The novel technology relates generally to the field of energy, and, more particularly, to a commercial method and apparatus for providing, capturing, transducing, storing, and redistributing energy in response to consumer requests.
It is widely considered that energy will be the most important factor influencing the shape of society in the 21st century. The cost and availability of energy will not only have an impact on the quality of life of the individual, but will govern the interactions of national economies, dominate the relationships between countries, and the determine the stability of the environment. Convenient sources or energy are becoming increasingly scarce. Such sources include oil, biofuels, wind, hydroelectric, geothermal, and solar. While all of these sources are renewable over time, the renewal periods for some (solar, wind, hydroelectric) are faster than the periods for others (oil).
As local and global populations increase, so does the demand for energy. Further, as nations become increasingly industrialized, so increases their demand for energy. Likewise, as energy consumption increases, so does the pollution resulting from the acquisition, processing and refinement of energy resources as well as from the consumption of the same. The current rates of global industrialization and population growth are in turn driving the harvesting and consumption of energy at unsustainable levels.
Man's use of energy has traditionally been very inefficient. Much of the waste associated with the consumption of fuels constitutes partially depleted but still viable energy sources. Thus far, energy resources have been squandered through shortsightedness and wasteful consumption.
Thus, there is a need for an efficient system of energy collection and redistribution. The present novel technology arises from an attempt to address this need.
BRIEF DESCRIPTION OF THE DRAWINGS
The present novel technology relates to a system and method for capturing, transducing, storing, and providing energy. One object of the present novel technology is to provide an improved means for redistributing energy. Related objects and advantages of the present novel technology will be apparent from the following description.
FIG. 1 is a perspective view of a system for providing and renting shaded parking space while capturing and transducing solar energy for resale according to a first embodiment of the present novel technology.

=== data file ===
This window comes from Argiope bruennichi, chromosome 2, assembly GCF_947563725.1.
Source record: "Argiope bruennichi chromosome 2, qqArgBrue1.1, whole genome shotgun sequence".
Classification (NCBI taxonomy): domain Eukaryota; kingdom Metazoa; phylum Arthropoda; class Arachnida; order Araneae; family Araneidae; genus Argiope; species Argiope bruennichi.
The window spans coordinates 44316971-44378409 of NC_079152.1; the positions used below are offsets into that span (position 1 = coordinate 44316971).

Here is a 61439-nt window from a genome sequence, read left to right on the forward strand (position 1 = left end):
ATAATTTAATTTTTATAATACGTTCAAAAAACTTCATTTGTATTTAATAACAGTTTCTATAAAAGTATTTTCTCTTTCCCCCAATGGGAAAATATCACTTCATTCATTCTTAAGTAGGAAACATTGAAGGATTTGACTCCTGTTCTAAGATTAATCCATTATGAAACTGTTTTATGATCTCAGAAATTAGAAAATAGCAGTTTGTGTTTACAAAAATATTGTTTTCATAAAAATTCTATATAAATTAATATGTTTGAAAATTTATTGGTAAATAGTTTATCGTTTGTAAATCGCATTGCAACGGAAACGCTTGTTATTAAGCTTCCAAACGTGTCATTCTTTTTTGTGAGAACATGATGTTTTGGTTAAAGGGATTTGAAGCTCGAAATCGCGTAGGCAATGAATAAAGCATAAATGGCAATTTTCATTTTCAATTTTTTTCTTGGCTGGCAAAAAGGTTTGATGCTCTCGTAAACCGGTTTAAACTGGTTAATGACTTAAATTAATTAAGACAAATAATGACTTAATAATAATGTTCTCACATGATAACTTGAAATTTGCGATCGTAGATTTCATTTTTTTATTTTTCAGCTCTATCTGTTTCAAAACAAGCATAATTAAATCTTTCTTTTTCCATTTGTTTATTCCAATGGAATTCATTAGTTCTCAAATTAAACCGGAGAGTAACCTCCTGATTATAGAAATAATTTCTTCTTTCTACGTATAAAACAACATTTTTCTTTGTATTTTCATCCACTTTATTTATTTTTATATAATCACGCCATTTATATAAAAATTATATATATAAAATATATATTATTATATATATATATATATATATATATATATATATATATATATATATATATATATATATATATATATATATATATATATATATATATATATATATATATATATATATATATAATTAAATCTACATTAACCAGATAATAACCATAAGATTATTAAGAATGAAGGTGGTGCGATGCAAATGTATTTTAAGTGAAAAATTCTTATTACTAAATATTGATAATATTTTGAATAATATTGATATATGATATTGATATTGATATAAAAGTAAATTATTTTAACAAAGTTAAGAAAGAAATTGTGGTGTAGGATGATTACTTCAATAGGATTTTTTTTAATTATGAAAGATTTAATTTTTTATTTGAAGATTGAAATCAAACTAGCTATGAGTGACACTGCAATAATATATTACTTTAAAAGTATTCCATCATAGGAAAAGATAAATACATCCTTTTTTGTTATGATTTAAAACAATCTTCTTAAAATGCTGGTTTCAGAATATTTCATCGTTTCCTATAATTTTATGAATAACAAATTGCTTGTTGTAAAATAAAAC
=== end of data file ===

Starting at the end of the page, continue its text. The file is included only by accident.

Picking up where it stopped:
FIG. 2 is an enlarged perspective view of a solar shade assembly according to the embodiment of FIG. 1.
FIG. 3 is an enlarged partial view of the assembly at FIG. 2.
FIG. 4 is a perspective view of an alternate assembly according to the embodiment of FIG. 1.
DESCRIPTION OF THE PREFERRED EMBODIMENTS
FIG. 5 is an enlarged front elevation view of an energy exchange kiosk according to the embodiment of FIG. 1.
For the purposes of promoting an understanding of the principles of the novel technology and presenting its currently understood best mode of operation, reference will now be made to the embodiments illustrated in the drawings and specific language will be used to describe the same. It will nevertheless be understood that no limitation of the scope of the novel technology is thereby intended, with such alterations and further modifications in the illustrated device and such further applications of the principles of the novel technology as illustrated therein being contemplated as would normally occur to one skilled in the art to which the novel technology relates.
FIGS. 1-3 illustrate a first embodiment of the present novel technology, a system 10 for simultaneously providing shade and harvesting, storing, and redistributing energy that includes a plurality of modular and interconnectable solar shade units 20 defining an array 25 for placement in parking lots (particularly in high sunlight/high heat regions) to provide the benefit of parking shade while simultaneously harvesting light and/or heat energy for transduction into electricity. Each parking space will be shaded by a modular unit 20, typically consisting of a support member 30 and an energy transduction source 35, typically a solar panel, set extending therefrom. The modular units 20 are typically electrically connected 40 to one another, and are more typically connected into the local power grid 45.